The Coding Train needed a new visual identity and website built around its increasingly complex needs, where creators and members aren’t forced to fit their vision into the constraints of the YouTube interface. As long standing believers in The Coding Train’s mission, we helped design and build this new home for Daniel Shiffman and his community.
Sometimes you have to build your own corner of the internet
The Coding Train is an active community built around a YouTube channel in which Daniel Shiffman, an infectious delight of a human, teaches programming for all. Any potential drudgery of coding is diffused through Dan’s signature energy-bomb style, emboldening even fledgling coders to keep at it. Many of the channel’s subscribers, who number well over a million, interact with Dan in the comments as one would a goofy old friend. The Coding Train’s approachable, no-one-left-behind teaching philosophy made YouTube an attractive tool for carving out its uplifting home on the internet. The platform has afforded the serious level of accessibility required to pull off the community’s ambition to welcome any learner to experiment with code as a form of self-expression.
The typography and colors reference the vibrant identity to signal playfulness and accessibility to all users.
Character illustrations by Jason Heglund
Upon starting this project, it quickly became clear to us that the very ubiquity and ease of use that made YouTube an ideal place to build a community could also be limitations to that community’s development. Most fundamentally, the platform limitations affected one of the community’s most cherished assets: its library. Much of The Coding Train’s knowledge is contained in Dan’s videos, which include one-off challenges, sequential lessons, and additional content encompassing several different programming languages. On YouTube, the videos could only be organized into simple playlists. And Matryoshkas of playlists within playlists within playlists.
Just as a train ticket uses a horizontal grid to organize travel information, we built out the page layouts in a horizontal grid format containing buttons, headings, text, and images .
The community’s former site mirrored this structure, meaning that no matter where users went to seek out their coding teacher, the abundance of tutorials would not be organized in their favor. Our first step was to examine the hundreds of preexisting Coding Train videos to create a content hierarchy native to the community. This layer of information design was necessary to prioritize the learning experience and make the most of the incredible material the community already has, even before considering visuals.
Not the content, but the way it’s organized
Because The Coding Train is already an extremely successful community, we needed to design an organizational system retrofit around the existing content. Taking inspiration from The Coding Train itself, the videos are now housed in the website under individual “tracks,” which are linear courses on particular topics. They sit in a separate category from “challenges,” in which Dan pushes community members to apply their new skills alongside him.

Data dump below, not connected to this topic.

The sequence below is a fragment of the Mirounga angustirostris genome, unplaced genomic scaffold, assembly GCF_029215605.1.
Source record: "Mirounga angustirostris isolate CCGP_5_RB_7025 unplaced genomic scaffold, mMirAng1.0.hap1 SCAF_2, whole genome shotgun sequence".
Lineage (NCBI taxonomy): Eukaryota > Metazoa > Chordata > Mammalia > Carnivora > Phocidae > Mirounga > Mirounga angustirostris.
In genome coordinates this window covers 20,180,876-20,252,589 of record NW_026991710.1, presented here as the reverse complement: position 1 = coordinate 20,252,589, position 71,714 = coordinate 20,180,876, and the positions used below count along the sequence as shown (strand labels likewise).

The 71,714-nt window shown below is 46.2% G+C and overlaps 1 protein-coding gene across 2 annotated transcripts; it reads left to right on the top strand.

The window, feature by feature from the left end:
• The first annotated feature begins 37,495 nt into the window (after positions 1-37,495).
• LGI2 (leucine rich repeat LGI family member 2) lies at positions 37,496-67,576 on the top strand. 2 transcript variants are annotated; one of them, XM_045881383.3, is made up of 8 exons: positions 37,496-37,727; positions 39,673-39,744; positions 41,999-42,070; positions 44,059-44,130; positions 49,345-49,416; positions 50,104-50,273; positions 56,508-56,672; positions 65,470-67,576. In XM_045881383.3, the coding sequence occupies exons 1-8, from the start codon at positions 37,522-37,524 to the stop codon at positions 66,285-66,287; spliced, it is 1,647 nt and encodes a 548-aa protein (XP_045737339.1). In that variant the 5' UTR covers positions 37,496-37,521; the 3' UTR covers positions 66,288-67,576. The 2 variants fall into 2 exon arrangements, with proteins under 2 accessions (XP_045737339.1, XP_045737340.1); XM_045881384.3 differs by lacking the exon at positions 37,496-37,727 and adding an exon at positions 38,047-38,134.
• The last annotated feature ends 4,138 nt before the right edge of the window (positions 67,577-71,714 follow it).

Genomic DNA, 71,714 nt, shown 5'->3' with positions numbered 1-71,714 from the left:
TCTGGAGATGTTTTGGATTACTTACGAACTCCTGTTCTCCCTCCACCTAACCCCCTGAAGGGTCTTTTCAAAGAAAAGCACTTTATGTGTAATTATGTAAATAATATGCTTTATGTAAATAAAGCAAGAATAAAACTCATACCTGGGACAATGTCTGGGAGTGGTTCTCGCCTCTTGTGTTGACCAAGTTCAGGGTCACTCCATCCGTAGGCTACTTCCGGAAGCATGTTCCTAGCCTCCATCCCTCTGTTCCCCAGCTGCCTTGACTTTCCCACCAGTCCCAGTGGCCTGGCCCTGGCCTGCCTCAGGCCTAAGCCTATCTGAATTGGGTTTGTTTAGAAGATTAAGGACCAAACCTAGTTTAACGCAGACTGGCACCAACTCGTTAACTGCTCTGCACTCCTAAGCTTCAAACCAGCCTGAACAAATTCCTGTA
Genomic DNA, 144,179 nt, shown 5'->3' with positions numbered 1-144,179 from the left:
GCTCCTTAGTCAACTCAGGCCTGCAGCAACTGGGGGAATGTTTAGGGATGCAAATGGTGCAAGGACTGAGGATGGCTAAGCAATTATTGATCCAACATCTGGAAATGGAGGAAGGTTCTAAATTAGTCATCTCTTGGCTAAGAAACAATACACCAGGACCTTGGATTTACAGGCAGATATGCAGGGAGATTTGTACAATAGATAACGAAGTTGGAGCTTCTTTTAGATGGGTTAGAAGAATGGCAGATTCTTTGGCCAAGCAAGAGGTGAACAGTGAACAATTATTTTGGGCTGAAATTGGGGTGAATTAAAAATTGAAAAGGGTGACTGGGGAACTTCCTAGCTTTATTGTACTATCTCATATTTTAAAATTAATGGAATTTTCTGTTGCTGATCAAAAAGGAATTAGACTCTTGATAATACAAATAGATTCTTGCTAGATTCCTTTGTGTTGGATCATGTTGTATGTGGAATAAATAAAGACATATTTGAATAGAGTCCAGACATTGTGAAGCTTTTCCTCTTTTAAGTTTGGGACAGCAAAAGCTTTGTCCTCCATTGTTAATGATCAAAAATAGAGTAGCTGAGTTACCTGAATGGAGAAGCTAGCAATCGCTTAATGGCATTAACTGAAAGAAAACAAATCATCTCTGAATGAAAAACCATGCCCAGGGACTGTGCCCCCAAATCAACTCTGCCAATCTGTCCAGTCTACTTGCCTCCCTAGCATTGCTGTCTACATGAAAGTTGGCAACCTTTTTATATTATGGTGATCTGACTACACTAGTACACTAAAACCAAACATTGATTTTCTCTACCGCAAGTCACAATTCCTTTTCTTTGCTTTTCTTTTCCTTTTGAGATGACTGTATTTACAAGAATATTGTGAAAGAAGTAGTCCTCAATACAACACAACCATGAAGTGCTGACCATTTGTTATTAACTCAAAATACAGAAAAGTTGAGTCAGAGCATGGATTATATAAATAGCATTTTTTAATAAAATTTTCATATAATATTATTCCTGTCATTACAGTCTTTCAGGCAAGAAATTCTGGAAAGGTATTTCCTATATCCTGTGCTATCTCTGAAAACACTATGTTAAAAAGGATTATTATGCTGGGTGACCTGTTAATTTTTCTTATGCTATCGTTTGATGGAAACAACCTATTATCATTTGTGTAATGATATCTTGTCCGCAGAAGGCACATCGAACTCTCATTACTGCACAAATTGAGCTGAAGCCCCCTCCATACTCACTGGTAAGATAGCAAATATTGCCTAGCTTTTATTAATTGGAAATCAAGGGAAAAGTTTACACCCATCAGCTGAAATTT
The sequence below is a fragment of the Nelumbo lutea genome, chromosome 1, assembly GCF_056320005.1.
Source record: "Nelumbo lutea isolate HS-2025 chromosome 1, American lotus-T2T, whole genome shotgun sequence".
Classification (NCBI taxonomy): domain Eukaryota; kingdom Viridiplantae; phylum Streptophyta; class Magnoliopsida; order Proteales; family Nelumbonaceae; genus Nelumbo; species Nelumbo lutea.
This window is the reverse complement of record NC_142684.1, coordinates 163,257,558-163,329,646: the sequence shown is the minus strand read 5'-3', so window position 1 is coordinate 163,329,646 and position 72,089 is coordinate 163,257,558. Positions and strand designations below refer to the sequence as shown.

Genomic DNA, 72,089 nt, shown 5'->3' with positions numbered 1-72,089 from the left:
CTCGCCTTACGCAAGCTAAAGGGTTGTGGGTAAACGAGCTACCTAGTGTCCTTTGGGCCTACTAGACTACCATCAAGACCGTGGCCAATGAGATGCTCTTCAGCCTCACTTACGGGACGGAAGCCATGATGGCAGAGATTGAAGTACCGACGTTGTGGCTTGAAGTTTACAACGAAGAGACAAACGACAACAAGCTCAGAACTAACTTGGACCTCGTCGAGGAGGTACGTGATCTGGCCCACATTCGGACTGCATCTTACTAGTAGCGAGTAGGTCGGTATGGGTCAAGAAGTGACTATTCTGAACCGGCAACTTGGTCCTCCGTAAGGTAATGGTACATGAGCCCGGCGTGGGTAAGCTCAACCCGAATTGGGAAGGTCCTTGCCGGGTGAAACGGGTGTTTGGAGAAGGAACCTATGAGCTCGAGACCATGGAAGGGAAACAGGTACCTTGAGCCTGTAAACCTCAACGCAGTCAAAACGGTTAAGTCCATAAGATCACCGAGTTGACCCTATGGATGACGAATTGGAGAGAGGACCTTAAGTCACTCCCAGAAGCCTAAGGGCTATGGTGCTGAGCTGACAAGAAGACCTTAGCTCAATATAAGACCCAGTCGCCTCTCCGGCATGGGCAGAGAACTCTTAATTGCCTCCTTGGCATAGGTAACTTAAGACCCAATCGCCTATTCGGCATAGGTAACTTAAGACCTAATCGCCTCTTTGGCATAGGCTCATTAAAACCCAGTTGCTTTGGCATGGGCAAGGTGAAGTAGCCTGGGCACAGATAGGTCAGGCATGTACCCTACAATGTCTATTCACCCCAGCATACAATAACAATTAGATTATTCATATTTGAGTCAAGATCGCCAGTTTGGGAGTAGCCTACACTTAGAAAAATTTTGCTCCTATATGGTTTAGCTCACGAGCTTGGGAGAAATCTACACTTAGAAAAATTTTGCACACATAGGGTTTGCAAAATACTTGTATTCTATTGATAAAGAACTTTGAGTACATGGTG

Tracks and Challenges are the two main categories on the website.
Tracks are accessed easily through the main menu hierarchy and can be additionally filtered by topic. Videos play alongside graphic “track stop” tickers, giving learners visual feedback as they progress through the lessons, and providing a clickable overview of the whole course. Tidy tabs below the player organize additional references and examples that could otherwise only be found in the YouTube description box. Using the community’s encouraging language, we also built out a “get started” page for new coders and gave it a dedicated button in the main navigation. Before even diving into the site, new users and longtime members alike are met with a delightfully fuss-free guide to riding The Coding Train.
The new website provides users with a variety of interactive tools.
Building space for the community
The new taxonomy was designed from the ground up with The Coding Train’s own community in mind and in designing the system, we saw another opportunity for encouraging community input. While Dan is the charming face at the helm of the videos, there are many other enthusiastic members who also contribute to the website. Putting their needs at the center, we chose to have the new site as an open source project hosted on GitHub, allowing any contributor to help add incoming videos from YouTube into the information system.
Because the code of the entire website is freely accessible, it turns the digital home of The Coding Train itself into a space in line with its teaching philosophy. In his videos, Dan approaches each problem, planned or otherwise, as a demonstrable learning opportunity. In the same way that Dan externalizes his problem-solving processes for the collective, the new website’s open source code provides any curious learner access to the guts of her online community’s home. The opportunity for learning this set-up provides is far more than a gesture; it’s part of an ethos that informs even the smallest building blocks for this project.